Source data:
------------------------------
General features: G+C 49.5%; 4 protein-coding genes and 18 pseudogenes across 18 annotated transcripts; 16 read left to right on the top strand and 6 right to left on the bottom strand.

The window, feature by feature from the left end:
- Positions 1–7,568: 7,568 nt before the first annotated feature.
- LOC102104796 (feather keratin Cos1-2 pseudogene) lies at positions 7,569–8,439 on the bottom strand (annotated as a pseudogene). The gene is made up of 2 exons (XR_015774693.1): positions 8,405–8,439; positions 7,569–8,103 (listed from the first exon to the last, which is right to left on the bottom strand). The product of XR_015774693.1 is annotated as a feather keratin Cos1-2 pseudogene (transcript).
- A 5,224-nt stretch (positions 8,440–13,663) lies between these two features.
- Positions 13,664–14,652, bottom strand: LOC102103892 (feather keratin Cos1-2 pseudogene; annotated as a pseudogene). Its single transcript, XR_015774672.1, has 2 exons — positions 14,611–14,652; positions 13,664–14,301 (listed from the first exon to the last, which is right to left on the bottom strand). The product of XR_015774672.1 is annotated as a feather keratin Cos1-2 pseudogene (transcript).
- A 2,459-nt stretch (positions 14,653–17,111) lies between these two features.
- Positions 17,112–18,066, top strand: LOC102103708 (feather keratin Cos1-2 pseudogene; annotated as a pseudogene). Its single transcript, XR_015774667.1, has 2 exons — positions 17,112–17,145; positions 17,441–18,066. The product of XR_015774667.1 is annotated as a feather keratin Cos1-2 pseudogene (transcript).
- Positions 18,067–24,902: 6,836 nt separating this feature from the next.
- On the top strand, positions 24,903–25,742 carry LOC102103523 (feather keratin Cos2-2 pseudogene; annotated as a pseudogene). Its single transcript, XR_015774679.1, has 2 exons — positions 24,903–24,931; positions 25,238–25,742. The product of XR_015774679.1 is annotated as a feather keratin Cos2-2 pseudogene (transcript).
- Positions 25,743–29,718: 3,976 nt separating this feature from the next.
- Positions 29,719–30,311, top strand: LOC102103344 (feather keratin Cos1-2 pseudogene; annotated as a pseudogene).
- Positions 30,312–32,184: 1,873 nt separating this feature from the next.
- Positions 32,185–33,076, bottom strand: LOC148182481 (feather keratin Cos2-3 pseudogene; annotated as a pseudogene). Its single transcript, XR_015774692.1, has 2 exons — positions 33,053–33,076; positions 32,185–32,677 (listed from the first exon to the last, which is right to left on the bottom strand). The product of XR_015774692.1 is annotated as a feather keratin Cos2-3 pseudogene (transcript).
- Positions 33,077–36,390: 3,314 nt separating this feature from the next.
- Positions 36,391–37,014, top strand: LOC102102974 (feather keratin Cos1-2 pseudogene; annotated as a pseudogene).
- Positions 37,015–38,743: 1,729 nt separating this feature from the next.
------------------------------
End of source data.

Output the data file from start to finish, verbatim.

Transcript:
General features: G+C 49.5%; 4 protein-coding genes and 18 pseudogenes across 18 annotated transcripts; 16 read left to right on the top strand and 6 right to left on the bottom strand.

The window, feature by feature from the left end:
- Positions 1–7,568: 7,568 nt before the first annotated feature.
- LOC102104796 (feather keratin Cos1-2 pseudogene) lies at positions 7,569–8,439 on the bottom strand (annotated as a pseudogene). The gene is made up of 2 exons (XR_015774693.1): positions 8,405–8,439; positions 7,569–8,103 (listed from the first exon to the last, which is right to left on the bottom strand). The product of XR_015774693.1 is annotated as a feather keratin Cos1-2 pseudogene (transcript).
- A 5,224-nt stretch (positions 8,440–13,663) lies between these two features.
- Positions 13,664–14,652, bottom strand: LOC102103892 (feather keratin Cos1-2 pseudogene; annotated as a pseudogene). Its single transcript, XR_015774672.1, has 2 exons — positions 14,611–14,652; positions 13,664–14,301 (listed from the first exon to the last, which is right to left on the bottom strand). The product of XR_015774672.1 is annotated as a feather keratin Cos1-2 pseudogene (transcript).
- A 2,459-nt stretch (positions 14,653–17,111) lies between these two features.
- Positions 17,112–18,066, top strand: LOC102103708 (feather keratin Cos1-2 pseudogene; annotated as a pseudogene). Its single transcript, XR_015774667.1, has 2 exons — positions 17,112–17,145; positions 17,441–18,066. The product of XR_015774667.1 is annotated as a feather keratin Cos1-2 pseudogene (transcript).
- Positions 18,067–24,902: 6,836 nt separating this feature from the next.
- On the top strand, positions 24,903–25,742 carry LOC102103523 (feather keratin Cos2-2 pseudogene; annotated as a pseudogene). Its single transcript, XR_015774679.1, has 2 exons — positions 24,903–24,931; positions 25,238–25,742. The product of XR_015774679.1 is annotated as a feather keratin Cos2-2 pseudogene (transcript).
- Positions 25,743–29,718: 3,976 nt separating this feature from the next.
- Positions 29,719–30,311, top strand: LOC102103344 (feather keratin Cos1-2 pseudogene; annotated as a pseudogene).
- Positions 30,312–32,184: 1,873 nt separating this feature from the next.
- Positions 32,185–33,076, bottom strand: LOC148182481 (feather keratin Cos2-3 pseudogene; annotated as a pseudogene). Its single transcript, XR_015774692.1, has 2 exons — positions 33,053–33,076; positions 32,185–32,677 (listed from the first exon to the last, which is right to left on the bottom strand). The product of XR_015774692.1 is annotated as a feather keratin Cos2-3 pseudogene (transcript).
- Positions 33,077–36,390: 3,314 nt separating this feature from the next.
- Positions 36,391–37,014, top strand: LOC102102974 (feather keratin Cos1-2 pseudogene; annotated as a pseudogene).
- Positions 37,015–38,743: 1,729 nt separating this feature from the next.